ST. PETERSBURG -- Rays outfielder Wil Myers has been named the American League Rookie of the Year by the Sporting News. Tampa Bay right-hander Chris Archer finished third in the vote.
Jose Fernandez of the Marlins took home the National League award.
Despite not joining the Rays until their 70th game on June 18, Myers led AL rookies with 53 RBIs compiled in the 88 games he played. The last player to lead AL rookies in RBIs in fewer than 90 games was Detroit's Hoot Evers in 1946, when he had 33 in 81 games.
Myers also hit .293 with 13 home runs to help lead the Rays to their fourth postseason appearance in six years. Tampa Bay was three games over .500 when he arrived (36-33). After Myers joined the team, the Rays went 56-38.
Myers was acquired by the Rays on Dec. 9, as the marquee player received in the trade that sent James Shields to the Royals. At the end of the season, Rays manager Joe Maddon called Myers' rookie campaign "very impressive."
"To come in as he did," Maddon said, "and he made a huge difference for us when he showed up. He did struggle a little bit in the playoffs; however, don't forget what he did to get us to this particular moment."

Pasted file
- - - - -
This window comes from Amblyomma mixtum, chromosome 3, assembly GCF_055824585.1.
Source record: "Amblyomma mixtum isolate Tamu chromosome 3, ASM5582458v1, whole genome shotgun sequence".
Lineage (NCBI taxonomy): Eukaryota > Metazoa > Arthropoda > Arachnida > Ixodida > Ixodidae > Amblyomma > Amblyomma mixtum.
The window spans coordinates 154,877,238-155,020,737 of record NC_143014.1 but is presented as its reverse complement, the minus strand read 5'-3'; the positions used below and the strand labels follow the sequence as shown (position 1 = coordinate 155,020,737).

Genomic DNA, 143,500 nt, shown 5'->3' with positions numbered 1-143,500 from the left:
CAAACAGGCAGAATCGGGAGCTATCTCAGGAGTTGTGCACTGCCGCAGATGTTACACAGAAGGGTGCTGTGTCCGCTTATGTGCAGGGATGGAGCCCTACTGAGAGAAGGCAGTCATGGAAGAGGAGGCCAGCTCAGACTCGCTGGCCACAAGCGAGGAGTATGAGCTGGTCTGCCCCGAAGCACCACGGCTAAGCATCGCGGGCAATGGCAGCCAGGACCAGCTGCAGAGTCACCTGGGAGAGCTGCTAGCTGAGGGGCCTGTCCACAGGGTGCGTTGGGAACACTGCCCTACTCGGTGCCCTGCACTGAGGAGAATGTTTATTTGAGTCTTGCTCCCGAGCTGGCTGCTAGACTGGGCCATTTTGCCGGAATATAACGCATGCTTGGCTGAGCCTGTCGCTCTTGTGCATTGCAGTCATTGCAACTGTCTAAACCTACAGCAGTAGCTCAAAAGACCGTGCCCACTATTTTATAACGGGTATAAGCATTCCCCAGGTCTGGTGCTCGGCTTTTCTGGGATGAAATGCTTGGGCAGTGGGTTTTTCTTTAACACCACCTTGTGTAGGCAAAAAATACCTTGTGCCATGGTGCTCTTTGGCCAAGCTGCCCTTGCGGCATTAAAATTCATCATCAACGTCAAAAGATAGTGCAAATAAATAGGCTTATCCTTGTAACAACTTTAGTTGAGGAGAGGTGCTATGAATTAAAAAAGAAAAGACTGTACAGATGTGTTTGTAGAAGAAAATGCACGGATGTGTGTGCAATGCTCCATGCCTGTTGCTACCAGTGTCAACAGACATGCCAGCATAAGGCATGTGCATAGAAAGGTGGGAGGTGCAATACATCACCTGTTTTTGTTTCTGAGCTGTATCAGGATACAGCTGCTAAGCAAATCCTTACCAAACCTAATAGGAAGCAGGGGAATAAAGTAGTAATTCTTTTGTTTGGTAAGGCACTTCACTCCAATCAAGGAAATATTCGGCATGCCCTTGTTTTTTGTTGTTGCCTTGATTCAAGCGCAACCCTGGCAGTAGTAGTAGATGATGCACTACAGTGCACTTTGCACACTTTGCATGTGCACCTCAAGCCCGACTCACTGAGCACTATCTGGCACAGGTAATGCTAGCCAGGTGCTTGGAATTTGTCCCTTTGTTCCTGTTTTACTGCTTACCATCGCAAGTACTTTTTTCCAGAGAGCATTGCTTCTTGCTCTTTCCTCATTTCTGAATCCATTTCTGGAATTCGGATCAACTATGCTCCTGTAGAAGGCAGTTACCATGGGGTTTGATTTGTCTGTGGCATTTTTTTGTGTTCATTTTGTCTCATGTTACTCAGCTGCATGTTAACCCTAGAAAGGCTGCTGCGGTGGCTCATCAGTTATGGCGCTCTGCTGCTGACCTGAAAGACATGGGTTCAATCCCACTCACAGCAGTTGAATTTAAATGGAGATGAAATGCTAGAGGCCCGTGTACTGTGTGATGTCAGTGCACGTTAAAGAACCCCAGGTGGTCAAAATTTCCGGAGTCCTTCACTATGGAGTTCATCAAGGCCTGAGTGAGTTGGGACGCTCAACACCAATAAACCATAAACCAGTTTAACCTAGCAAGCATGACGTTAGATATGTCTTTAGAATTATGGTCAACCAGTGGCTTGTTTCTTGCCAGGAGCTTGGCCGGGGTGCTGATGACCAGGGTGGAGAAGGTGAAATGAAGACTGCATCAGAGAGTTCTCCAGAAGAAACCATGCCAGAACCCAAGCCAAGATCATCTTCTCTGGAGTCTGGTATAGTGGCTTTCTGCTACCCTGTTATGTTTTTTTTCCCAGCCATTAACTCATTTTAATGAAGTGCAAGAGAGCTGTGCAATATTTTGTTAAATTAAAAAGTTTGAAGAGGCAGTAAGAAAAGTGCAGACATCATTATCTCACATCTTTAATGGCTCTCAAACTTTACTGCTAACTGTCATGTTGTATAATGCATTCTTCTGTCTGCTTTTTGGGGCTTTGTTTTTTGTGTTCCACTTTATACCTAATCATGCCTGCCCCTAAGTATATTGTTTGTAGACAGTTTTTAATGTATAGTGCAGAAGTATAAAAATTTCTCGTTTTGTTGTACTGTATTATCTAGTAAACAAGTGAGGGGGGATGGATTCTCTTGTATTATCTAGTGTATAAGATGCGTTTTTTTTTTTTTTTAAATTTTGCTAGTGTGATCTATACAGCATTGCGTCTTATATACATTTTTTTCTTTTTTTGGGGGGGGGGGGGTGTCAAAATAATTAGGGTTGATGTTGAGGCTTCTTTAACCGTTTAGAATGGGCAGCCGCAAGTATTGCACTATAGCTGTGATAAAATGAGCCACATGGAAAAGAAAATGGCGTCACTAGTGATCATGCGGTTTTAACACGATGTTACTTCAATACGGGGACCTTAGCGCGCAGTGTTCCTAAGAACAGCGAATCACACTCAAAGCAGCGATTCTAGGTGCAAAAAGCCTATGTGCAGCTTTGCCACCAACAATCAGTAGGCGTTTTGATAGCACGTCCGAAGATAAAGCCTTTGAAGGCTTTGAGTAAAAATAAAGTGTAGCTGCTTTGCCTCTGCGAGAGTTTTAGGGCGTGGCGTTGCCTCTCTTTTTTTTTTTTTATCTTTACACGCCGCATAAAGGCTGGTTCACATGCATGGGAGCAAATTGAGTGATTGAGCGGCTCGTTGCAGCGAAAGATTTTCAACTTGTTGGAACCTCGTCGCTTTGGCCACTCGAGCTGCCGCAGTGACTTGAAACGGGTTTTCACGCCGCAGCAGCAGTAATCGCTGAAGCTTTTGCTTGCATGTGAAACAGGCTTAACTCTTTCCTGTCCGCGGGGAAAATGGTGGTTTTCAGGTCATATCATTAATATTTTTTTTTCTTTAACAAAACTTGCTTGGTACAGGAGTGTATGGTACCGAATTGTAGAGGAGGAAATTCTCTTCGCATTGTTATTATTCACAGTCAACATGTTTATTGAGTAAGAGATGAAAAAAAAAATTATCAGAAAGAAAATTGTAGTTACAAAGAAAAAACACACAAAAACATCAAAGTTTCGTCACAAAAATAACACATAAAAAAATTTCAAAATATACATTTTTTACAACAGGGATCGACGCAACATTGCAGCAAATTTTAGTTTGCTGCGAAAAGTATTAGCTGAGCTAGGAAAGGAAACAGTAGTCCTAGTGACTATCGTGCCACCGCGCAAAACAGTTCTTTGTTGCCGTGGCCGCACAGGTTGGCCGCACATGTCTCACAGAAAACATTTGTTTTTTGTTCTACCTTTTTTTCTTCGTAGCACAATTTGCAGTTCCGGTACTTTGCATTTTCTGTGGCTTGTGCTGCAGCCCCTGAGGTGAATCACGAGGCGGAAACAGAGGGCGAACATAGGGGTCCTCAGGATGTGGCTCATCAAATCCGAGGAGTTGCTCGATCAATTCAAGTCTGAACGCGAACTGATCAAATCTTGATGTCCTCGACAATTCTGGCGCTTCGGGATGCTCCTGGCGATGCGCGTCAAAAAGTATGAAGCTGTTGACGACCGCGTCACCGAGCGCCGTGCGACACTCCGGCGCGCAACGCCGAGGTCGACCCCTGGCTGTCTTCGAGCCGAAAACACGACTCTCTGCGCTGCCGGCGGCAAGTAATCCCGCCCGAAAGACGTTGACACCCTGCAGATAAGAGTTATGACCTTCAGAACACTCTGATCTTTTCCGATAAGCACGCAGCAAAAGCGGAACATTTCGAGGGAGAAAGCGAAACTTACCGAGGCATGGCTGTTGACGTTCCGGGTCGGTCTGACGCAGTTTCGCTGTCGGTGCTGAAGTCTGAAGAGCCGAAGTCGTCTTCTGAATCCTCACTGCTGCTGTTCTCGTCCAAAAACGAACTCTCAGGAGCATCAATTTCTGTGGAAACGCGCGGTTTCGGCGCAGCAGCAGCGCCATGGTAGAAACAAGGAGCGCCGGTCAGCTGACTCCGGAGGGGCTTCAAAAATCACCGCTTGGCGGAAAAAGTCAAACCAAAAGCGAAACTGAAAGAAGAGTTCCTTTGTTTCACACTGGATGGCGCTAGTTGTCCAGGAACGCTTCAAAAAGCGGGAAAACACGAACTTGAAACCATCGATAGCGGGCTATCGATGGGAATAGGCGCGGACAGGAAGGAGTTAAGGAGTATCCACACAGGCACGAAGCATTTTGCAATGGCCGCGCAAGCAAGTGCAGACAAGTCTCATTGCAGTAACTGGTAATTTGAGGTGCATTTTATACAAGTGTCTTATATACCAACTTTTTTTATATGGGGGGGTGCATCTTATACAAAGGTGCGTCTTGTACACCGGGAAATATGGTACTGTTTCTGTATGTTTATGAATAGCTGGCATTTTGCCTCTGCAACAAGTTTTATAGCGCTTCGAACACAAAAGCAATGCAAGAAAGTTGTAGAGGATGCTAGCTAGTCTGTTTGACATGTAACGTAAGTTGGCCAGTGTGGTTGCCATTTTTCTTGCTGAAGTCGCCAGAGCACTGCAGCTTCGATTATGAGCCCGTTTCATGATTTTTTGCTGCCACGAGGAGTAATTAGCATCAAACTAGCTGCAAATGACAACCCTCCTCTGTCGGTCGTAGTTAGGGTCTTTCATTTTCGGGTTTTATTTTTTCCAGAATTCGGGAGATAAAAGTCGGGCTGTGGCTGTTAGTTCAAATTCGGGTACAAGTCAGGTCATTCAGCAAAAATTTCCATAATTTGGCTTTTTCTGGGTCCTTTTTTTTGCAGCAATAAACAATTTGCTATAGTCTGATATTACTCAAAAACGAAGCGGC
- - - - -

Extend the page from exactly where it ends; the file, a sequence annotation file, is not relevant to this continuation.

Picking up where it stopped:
Maddon said Myers has prodigious power.
"He hits the ball as far as anybody in baseball right now," Maddon said. "To all fields. He hits for average, too. Good baserunner and he runs well, better than I thought, too. Defensively we've got to help him a little bit. I thought he showed signs of being at least a solid outfielder. I think with technique he'll develop. We'll work with him in Spring Training.
"Makeup wise, he definitely has a big league makeup. I talked a lot about him not being overwhelmed. He should be Rookie of the Year. There's no question in my mind. ... This guy is going to be a big part of our future."
This annual award by the Sporting News is voted on by other MLB players. Myers finished with 33 votes, Detroit shortstop Jose Iglesias had 29, followed by Archer with 27. Martin Perez of the Rangers had eight votes, and seven others received one vote each.
Bill Chastain is a reporter for MLB.com. This story was not subject to the approval of Major League Baseball or its clubs.